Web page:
“No chance. There have been rumours going around about putting all 10 winners in the house after the 10-year period… though she didn’t win, did she? It’s a final blow-out for Big Brother. I probably would do that. A lot of the public ask me if I would do [Big Brother] again. My answer is no to that. I won the first one and I’ve had a good career since that; I don’t feel I have anything to prove. But if it was all winners I’d feel a responsibility to be a part of it.”

You guys did set the standard on the first series, didn’t you?


“Well, people do say that – the first one was the best and they’ve never managed to recapture the innocence of us all going into the house for the first time. Having said that, I’ve never actually watched it. I’ve watched all the others. [BB producers] Endemol apparently have 80-90 hours of footage, but I didn’t go home for 97 days after Big Brother. I was whisked around here, there and everywhere by security. I had a new life. And to actually sit down down and watch it would have been impossible. And I was so glad to get out of the house and I was reminded of it morning, noon and night… I didn’t feel like I needed to watch it.

“The only interesting thing is I’m hoping to do a biography next year, after 10 years, and at that point I might sit down and watch the footage because I’ll be hiding away for months while we’re trying to put together the biography.”

How do you look back on Big Brother 1?


“We all went in to win, that was the reason we all went in there. [‘Nasty’] Nick went about it a different way, a cowardly way really, but through Endemol’s editing he paid for it you know from death threats. He had to have security for a lot longer than me!”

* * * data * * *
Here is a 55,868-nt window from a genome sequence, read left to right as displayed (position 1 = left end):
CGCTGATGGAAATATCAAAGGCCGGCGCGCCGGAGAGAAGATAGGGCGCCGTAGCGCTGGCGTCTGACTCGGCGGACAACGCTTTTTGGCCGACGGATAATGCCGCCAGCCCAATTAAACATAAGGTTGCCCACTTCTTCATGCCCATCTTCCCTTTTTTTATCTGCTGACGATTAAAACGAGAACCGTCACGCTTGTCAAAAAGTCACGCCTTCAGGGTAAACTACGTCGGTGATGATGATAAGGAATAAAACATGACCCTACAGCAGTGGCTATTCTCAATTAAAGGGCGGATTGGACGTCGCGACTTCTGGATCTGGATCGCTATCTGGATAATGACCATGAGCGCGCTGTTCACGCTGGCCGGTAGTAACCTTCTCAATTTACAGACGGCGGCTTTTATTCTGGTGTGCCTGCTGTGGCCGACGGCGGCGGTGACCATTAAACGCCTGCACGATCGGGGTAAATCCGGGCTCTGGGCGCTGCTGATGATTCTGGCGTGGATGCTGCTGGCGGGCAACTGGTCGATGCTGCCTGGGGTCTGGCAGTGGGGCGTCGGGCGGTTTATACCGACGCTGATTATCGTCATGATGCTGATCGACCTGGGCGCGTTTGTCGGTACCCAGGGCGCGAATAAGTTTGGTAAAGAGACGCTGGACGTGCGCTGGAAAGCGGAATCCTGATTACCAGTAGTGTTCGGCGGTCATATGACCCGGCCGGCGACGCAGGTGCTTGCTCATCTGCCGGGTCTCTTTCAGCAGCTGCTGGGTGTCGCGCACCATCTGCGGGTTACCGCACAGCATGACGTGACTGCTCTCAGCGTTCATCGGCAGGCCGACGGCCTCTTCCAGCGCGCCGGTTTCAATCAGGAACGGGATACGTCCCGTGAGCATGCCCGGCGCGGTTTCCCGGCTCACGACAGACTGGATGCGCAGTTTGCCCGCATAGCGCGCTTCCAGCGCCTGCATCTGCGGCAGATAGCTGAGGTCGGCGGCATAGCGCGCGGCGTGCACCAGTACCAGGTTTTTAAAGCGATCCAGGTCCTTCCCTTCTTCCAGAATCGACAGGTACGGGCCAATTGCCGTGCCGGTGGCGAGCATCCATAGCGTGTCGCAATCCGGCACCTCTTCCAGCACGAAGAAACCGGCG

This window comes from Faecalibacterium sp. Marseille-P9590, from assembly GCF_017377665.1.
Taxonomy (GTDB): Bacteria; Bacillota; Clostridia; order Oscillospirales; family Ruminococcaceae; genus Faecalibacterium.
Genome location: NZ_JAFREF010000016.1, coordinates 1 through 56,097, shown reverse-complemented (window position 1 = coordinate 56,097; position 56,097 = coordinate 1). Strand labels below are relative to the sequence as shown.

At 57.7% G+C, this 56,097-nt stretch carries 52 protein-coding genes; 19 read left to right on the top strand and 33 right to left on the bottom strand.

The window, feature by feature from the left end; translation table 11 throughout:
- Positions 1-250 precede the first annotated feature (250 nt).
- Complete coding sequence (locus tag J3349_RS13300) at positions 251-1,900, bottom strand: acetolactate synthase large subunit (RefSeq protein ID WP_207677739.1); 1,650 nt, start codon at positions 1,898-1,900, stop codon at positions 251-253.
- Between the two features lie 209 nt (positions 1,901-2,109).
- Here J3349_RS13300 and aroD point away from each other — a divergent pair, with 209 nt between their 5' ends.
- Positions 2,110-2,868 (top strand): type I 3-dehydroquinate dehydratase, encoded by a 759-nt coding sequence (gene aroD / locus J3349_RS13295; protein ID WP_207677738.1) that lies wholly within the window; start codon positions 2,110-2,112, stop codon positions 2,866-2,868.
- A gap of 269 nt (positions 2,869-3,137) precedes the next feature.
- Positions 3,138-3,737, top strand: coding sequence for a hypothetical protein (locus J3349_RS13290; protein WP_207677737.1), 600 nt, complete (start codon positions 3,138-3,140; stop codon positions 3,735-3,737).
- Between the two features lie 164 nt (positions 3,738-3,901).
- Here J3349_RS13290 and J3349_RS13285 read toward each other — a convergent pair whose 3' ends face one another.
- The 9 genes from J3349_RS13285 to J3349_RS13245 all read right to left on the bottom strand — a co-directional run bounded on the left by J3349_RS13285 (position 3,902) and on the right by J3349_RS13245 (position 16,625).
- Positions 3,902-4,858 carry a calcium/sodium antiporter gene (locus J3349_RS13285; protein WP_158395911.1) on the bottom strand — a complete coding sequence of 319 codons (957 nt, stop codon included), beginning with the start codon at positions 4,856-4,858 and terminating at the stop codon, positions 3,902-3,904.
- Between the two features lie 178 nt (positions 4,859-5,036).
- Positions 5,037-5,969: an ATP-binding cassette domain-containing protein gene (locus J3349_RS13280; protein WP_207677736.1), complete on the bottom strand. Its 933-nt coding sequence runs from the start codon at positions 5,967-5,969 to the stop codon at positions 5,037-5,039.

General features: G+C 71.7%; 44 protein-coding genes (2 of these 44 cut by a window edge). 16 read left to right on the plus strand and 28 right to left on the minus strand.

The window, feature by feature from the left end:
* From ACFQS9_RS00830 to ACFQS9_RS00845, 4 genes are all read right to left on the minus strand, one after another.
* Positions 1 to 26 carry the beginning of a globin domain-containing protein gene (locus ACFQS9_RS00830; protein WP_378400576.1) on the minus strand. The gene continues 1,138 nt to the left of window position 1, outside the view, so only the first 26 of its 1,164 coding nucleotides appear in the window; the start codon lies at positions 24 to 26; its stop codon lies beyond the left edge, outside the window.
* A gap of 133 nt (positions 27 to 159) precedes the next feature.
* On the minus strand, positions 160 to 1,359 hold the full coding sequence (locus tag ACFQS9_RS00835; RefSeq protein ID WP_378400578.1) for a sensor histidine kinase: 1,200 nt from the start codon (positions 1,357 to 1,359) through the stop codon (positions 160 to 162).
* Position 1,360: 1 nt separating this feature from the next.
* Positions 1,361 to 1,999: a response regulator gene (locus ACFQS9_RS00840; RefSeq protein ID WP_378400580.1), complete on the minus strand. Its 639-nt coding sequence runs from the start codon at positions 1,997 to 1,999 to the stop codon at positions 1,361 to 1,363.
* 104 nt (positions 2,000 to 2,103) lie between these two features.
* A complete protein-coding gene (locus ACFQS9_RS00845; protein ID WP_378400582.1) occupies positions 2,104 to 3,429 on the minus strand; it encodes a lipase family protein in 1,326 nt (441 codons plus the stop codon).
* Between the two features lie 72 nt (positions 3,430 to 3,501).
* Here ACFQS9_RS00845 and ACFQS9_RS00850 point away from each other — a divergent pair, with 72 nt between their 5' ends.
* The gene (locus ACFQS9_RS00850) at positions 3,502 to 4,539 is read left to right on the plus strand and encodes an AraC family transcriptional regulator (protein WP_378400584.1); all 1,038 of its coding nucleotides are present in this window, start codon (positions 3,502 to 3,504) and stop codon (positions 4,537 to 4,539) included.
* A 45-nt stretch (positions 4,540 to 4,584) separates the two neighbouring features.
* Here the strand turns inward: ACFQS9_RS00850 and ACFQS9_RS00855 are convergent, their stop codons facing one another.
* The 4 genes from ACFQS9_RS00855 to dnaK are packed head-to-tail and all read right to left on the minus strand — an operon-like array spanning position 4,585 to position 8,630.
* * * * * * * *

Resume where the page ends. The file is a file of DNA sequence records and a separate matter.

So you feel sympathy for Nick?


“Yes, absolutely. I was the one who confronted him, and we argued it out. People ask me what happened after the show [between us], but I’ve been round to Nick’s place a lot, I’ve stayed there a lot, we’ve become good friends afterwards.”

Really?


Yeah, I speak more to Nick than any of them. Every few months we’ll have a chat and if we’re in the same area we’ll try to meet up and have a bite to eat. For the first couple of years we were often going to balls and things like that together.”

Big Brother obviously changed your life dramatically. Apart from your home makeover show, what else do you do?


“I’m a Lord Mayor’s ambassador in Liverpool so I do a lot of charity work. I get 3-4 calls a week for charity work, so I try to dedicate about 50 days a year for different charities, anything from wing-walking to abseiling and skydiving, sometimes even going in jail… I got locked up for a week in jail and people had to call up to donate money to get me out. That was for the NSPCC, that one.

“It was Fazackerley prison here in Liverpool. They put me in a secure unit, it was quite exciting. People keep asking – all the time I spent in Big Brother it must have been like being in prison? Actually, when you’re locked away in prison you get phone calls, you get TV, you get radio, newspapers, magazines, so I think being in Big Brother is harder than prison!”

CLICK here for Craig Phillips’ official website.